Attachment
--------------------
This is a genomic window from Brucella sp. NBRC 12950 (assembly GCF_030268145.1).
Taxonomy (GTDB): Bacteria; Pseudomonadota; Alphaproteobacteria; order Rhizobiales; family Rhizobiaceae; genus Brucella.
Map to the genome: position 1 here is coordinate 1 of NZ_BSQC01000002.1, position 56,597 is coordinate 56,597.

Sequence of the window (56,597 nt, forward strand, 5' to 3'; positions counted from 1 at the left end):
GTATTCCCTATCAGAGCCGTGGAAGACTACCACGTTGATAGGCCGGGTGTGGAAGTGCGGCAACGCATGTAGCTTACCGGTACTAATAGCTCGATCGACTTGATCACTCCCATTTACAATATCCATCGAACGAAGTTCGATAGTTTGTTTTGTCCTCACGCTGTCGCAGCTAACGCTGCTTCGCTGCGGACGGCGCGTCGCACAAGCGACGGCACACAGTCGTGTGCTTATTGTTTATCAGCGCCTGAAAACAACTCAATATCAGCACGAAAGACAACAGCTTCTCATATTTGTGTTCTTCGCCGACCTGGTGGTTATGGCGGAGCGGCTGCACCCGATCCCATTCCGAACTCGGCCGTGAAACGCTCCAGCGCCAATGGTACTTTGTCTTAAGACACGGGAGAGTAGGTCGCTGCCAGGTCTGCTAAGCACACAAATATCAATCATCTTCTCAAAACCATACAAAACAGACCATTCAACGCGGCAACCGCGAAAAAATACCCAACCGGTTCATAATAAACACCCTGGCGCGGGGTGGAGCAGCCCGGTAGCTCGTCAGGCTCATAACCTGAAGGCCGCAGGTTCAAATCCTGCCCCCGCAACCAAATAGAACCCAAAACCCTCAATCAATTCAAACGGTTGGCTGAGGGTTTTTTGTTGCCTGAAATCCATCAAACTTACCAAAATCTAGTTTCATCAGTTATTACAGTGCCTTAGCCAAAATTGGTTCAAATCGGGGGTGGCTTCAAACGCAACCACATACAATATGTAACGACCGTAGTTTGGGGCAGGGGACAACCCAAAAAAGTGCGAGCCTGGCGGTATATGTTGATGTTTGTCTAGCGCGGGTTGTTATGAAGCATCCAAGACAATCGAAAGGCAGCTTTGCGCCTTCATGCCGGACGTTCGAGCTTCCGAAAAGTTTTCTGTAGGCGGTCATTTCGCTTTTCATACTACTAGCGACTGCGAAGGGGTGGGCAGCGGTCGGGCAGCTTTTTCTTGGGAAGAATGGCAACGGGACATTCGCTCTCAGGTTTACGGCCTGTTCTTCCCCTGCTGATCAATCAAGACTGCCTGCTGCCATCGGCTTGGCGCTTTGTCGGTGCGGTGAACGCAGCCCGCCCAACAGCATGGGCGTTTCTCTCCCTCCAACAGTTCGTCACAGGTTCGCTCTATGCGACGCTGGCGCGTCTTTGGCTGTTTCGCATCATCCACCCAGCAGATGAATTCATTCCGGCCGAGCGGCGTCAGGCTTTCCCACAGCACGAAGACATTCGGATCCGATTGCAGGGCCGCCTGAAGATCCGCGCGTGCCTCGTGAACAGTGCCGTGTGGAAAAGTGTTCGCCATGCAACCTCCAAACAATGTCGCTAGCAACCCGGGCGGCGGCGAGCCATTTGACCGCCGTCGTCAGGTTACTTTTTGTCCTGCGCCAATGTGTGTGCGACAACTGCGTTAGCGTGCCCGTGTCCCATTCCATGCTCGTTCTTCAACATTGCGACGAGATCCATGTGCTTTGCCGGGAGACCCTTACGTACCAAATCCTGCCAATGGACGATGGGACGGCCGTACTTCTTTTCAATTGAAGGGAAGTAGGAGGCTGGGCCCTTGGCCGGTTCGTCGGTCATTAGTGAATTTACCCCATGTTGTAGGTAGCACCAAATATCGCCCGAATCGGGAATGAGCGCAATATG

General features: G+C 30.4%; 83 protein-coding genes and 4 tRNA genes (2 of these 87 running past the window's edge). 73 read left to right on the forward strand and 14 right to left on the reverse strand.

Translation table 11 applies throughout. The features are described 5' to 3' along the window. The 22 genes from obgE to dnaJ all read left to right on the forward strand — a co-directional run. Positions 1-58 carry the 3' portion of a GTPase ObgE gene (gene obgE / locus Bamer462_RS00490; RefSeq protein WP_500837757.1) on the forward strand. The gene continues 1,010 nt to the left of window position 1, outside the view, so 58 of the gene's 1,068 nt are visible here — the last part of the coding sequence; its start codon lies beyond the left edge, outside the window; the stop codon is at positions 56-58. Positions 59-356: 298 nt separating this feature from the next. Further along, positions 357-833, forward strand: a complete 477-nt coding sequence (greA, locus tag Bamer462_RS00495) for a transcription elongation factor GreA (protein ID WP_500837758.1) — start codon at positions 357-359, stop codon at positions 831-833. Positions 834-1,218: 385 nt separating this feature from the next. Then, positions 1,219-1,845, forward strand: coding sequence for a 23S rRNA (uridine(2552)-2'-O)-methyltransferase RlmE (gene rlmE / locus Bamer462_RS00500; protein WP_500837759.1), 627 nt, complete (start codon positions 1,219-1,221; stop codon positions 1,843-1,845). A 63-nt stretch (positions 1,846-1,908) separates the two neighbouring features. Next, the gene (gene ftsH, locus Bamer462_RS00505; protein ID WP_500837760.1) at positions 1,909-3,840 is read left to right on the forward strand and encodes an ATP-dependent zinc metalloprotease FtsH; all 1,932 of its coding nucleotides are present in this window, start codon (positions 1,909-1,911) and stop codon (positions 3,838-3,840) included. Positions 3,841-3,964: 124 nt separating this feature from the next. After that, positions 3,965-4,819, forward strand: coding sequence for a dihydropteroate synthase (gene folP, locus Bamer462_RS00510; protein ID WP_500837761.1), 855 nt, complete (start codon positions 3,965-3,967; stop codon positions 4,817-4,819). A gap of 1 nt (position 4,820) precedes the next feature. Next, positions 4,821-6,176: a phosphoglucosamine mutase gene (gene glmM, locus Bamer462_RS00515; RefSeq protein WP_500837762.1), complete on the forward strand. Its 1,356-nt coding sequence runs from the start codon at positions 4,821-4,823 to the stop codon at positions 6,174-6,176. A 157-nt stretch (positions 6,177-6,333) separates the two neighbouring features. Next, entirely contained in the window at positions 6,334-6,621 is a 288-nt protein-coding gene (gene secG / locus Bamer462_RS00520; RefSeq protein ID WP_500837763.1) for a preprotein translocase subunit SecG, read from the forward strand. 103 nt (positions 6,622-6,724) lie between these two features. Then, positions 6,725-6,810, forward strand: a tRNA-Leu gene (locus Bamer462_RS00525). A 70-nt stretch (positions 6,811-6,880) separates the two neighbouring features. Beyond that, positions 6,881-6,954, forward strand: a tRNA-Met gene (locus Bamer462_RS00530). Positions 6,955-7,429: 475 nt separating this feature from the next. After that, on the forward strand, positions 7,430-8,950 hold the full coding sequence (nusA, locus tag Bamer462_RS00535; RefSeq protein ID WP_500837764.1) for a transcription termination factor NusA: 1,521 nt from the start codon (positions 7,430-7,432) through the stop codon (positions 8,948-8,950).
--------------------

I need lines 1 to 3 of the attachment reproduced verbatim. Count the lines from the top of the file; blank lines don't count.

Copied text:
This is a genomic window from Brucella sp. NBRC 12950 (assembly GCF_030268145.1).
Taxonomy (GTDB): Bacteria; Pseudomonadota; Alphaproteobacteria; order Rhizobiales; family Rhizobiaceae; genus Brucella.
Map to the genome: position 1 here is coordinate 1 of NZ_BSQC01000002.1, position 56,597 is coordinate 56,597.